Truss has close ties to the so-called Tufton Street network of libertarian, pro-Brexit think tanks and lobby groups, based on and around the Westminster road. She has spoken at multiple events organised by the Institute of Economic Affairs (IEA) and the Adam Smith Institute.
The IEA, whose “parliamentary wing” of MPs supportive of deregulation Truss set up soon after becoming an MP, has a long history of opposing government environmental policy and has taken funding from oil giant BP since the 1960s.
Following her appointment as international trade secretary, Truss tapped three employees of Tufton Street groups as advisors.
As environment secretary between 2014-2016 she cut subsidies for solar farms, calling them “a blight on the landscape”, and claimed they were harming food production.
Truss is one of the authors of an influential 2012 book by members of the Conservative Free Enterprise Group, Britannia Unchained, which argued for a low-tax, deregulated economy and took a swipe at “government-subsidised green technology”.
Truss’s ties to free market groups also extend across the Atlantic. During a trip to the United States in 2018 while she was chief secretary to the Treasury, Truss met with several Koch-funded libertarian think tanks and lobby groups with a history of climate science denial, including the Cato Institute, the American Enterprise Institute, and the Heritage Foundation.
Minister of State for Trade Policy
The former defence secretary and Brexit supporter officially launched her campaign on July 13, with a pledge to slash fuel duty and “capitalise” on leaving the EU.
Mordaunt did not otherwise refer to climate action or net zero targets during the address. However, writing in the Telegraph earlier this week, Mordaunt signalled her support for net zero, saying her Party’s plans for decarbonisation could help create three million green jobs by 2030 – though it was unclear how this would be achieved. At a 1922 Committee hustings event this week, Mordaunt confirmed that she would keep the UK’s 2050 net zero target.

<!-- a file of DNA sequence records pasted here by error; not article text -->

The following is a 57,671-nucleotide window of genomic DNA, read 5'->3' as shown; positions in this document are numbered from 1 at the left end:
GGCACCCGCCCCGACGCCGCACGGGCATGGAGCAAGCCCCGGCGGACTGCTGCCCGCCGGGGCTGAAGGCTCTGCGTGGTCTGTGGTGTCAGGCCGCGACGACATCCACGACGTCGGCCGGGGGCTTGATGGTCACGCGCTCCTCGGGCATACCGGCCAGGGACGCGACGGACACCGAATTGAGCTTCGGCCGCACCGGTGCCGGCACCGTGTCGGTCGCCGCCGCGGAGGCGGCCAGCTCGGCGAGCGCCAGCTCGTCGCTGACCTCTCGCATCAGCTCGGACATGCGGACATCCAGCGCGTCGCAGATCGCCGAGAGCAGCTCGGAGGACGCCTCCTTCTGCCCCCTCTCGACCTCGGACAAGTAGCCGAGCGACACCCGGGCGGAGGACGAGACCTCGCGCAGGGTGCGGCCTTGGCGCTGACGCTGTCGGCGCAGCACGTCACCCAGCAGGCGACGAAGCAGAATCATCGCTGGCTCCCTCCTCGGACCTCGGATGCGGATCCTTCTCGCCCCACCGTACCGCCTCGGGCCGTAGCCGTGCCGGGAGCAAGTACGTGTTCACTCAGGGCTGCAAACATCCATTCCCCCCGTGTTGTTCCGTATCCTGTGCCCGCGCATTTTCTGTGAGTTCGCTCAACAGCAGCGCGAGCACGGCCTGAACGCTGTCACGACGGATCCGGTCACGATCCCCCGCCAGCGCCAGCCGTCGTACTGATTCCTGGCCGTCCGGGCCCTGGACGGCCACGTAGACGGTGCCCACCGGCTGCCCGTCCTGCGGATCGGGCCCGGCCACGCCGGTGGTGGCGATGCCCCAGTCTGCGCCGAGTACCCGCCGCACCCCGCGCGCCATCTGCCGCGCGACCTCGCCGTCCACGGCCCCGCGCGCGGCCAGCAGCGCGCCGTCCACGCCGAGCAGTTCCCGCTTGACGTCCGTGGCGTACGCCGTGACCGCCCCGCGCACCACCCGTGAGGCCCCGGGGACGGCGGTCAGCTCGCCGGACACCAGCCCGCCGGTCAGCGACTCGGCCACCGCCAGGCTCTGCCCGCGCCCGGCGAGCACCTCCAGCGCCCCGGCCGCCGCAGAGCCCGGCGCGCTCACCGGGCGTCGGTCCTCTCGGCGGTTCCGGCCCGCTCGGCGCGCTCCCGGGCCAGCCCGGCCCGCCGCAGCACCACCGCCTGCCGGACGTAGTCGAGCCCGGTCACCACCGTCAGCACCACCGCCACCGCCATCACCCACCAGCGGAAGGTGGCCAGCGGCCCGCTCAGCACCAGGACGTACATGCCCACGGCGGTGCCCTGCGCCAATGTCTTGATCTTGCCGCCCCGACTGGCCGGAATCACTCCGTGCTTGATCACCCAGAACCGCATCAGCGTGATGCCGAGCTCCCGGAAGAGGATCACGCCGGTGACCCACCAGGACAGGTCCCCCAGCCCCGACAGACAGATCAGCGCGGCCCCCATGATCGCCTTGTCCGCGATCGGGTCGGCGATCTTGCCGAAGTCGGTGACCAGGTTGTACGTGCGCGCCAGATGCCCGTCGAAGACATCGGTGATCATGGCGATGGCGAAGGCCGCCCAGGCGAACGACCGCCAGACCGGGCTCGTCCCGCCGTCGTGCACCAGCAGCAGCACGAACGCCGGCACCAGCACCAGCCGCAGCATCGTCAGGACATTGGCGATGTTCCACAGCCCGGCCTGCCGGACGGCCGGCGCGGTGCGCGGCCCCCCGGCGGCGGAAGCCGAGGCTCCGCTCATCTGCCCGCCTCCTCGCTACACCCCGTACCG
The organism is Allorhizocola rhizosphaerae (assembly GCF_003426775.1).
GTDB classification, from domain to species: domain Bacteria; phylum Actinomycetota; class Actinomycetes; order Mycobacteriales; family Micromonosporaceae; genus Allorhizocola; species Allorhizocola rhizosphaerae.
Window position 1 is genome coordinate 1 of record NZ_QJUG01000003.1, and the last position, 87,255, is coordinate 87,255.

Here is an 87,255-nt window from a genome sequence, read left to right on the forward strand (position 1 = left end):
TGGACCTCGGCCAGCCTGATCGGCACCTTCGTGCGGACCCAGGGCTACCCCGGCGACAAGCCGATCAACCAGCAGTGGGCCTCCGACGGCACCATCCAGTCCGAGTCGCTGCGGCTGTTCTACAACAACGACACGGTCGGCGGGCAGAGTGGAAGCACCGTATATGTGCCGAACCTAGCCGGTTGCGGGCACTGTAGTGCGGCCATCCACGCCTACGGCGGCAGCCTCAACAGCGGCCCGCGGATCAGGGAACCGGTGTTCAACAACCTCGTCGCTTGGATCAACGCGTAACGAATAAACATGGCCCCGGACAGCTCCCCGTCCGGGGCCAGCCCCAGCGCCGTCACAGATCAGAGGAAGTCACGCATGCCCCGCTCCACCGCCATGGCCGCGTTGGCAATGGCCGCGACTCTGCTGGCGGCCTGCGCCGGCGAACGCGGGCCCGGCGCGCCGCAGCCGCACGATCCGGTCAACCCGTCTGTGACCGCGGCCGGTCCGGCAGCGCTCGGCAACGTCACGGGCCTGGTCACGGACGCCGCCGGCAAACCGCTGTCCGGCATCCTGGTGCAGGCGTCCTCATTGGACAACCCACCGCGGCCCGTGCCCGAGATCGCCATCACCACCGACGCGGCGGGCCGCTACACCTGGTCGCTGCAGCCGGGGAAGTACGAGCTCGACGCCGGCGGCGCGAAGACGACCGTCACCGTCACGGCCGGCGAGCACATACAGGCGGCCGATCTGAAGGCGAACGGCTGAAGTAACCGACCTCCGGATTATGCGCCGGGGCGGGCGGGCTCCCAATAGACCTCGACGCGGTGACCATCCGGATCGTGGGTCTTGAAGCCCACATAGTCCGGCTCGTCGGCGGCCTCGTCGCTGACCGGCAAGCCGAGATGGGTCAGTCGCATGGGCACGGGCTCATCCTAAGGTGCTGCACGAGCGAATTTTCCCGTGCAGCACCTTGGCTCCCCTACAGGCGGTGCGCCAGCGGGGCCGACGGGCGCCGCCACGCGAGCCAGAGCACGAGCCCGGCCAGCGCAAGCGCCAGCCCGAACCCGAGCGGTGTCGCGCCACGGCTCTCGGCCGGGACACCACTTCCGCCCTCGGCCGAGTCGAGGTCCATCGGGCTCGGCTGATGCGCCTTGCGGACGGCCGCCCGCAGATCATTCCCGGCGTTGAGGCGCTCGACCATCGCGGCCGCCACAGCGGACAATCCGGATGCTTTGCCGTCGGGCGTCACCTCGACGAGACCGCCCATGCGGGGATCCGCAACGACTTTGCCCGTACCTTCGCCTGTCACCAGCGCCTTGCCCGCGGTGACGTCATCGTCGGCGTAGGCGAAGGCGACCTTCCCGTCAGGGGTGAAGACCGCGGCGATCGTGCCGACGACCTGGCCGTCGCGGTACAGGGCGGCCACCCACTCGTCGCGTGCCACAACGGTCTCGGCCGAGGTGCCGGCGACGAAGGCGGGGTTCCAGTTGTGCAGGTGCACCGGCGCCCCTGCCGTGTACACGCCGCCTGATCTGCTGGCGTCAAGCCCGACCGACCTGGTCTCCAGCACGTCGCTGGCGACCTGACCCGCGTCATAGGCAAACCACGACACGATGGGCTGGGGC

Despite signs she backs the UK’s emissions reduction plans, Mordaunt has also received funding from a number of donors with links to the UK’s most prominent climate science denial group, the Global Warming Policy Foundation (GWPF), which campaigns against net zero policies.
On Monday, Mordaunt welcomed the endorsement of motoring lobbyist Howard Cox of the FairFuelUK campaign, which is funded by the Road Haulage Association, and pledged to cut fuel duty by 50 percent. Cox is a climate science denier who runs an All-Party Parliamentary Group with Conservative MP Craig Mackinlay, chair of the Net Zero Scrutiny Group, which has extensive ties to the GWPF.
In her role as trade minister, Mordaunt was involved in a controversial trade deal with Australia which saw the UK government eliminate key language about climate policy, the environment, and concerns about deforestation and pesticide use.
Former Chancellor of the Exchequer
The ex-Chancellor was the first MP to launch a leadership campaign, and is currently a frontrunner in the race. Despite some overtures to decarbonisation, Sunak did not materialise as a champion of the UK’s net zero targets while he was in charge of the budget.
Last year, Sunak faced criticism for blocking green policies required for decarbonisation, with campaigners accusing the Treasury of “fuelling the climate emergency” by watering down policies on infrastructure spending and home insulation, including scrapping the green homes grant.
Sunak was also criticised for making no mention of climate change in his address to the 2021 Conservative Party conference. He also came under fire for decisions in the 2021 autumn budget – including freezing fuel duty for a 12th year and planning to expand the road network.
At the COP26 climate summit in Glasgow late last year, Sunak said he would make the UK the “world’s first net zero financial centre” by making businesses publish “a clear, deliverable plan setting out how they will decarbonise and transition to net zero with an independent task force”.
In May, Sunak announced a £5 billion windfall tax on oil and gas companies. Analysts and campaigners criticised the move however, calling it a “missed opportunity” for climate and warning generous tax breaks would further incentivise oil and gas development.
At a 1922 Committee hustings event this week, Sunak said he would keep the UK’s 2050 net zero target.
Chancellor of the Exchequer; former Secretary of State for Education
Zahawi, who has pledged to temporarily scrap green energy levies if he becomes prime minister, earned £1.3 million as chief strategy officer of Gulf Keystone Petroleum, an Iraqi Kurdistan-based company, which included a £285,000 “settlement payment” made after he became a junior education minister in 2018.